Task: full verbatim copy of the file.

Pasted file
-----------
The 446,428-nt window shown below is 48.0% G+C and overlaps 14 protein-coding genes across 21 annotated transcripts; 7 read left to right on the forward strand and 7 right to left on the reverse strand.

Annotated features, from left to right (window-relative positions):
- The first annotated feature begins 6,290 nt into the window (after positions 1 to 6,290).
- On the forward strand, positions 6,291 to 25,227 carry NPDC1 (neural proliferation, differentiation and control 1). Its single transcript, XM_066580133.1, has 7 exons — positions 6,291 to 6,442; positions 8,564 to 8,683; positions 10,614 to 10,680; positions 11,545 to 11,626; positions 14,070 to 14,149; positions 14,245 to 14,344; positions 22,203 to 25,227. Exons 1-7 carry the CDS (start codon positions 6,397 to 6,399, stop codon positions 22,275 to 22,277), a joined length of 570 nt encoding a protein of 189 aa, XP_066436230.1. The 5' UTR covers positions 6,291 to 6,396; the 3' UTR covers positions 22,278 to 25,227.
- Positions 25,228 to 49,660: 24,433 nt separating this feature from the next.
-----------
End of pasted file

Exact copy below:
The 446,428-nt window shown below is 48.0% G+C and overlaps 14 protein-coding genes across 21 annotated transcripts; 7 read left to right on the forward strand and 7 right to left on the reverse strand.

Annotated features, from left to right (window-relative positions):
- The first annotated feature begins 6,290 nt into the window (after positions 1 to 6,290).
- On the forward strand, positions 6,291 to 25,227 carry NPDC1 (neural proliferation, differentiation and control 1). Its single transcript, XM_066580133.1, has 7 exons — positions 6,291 to 6,442; positions 8,564 to 8,683; positions 10,614 to 10,680; positions 11,545 to 11,626; positions 14,070 to 14,149; positions 14,245 to 14,344; positions 22,203 to 25,227. Exons 1-7 carry the CDS (start codon positions 6,397 to 6,399, stop codon positions 22,275 to 22,277), a joined length of 570 nt encoding a protein of 189 aa, XP_066436230.1. The 5' UTR covers positions 6,291 to 6,396; the 3' UTR covers positions 22,278 to 25,227.
- Positions 25,228 to 49,660: 24,433 nt separating this feature from the next.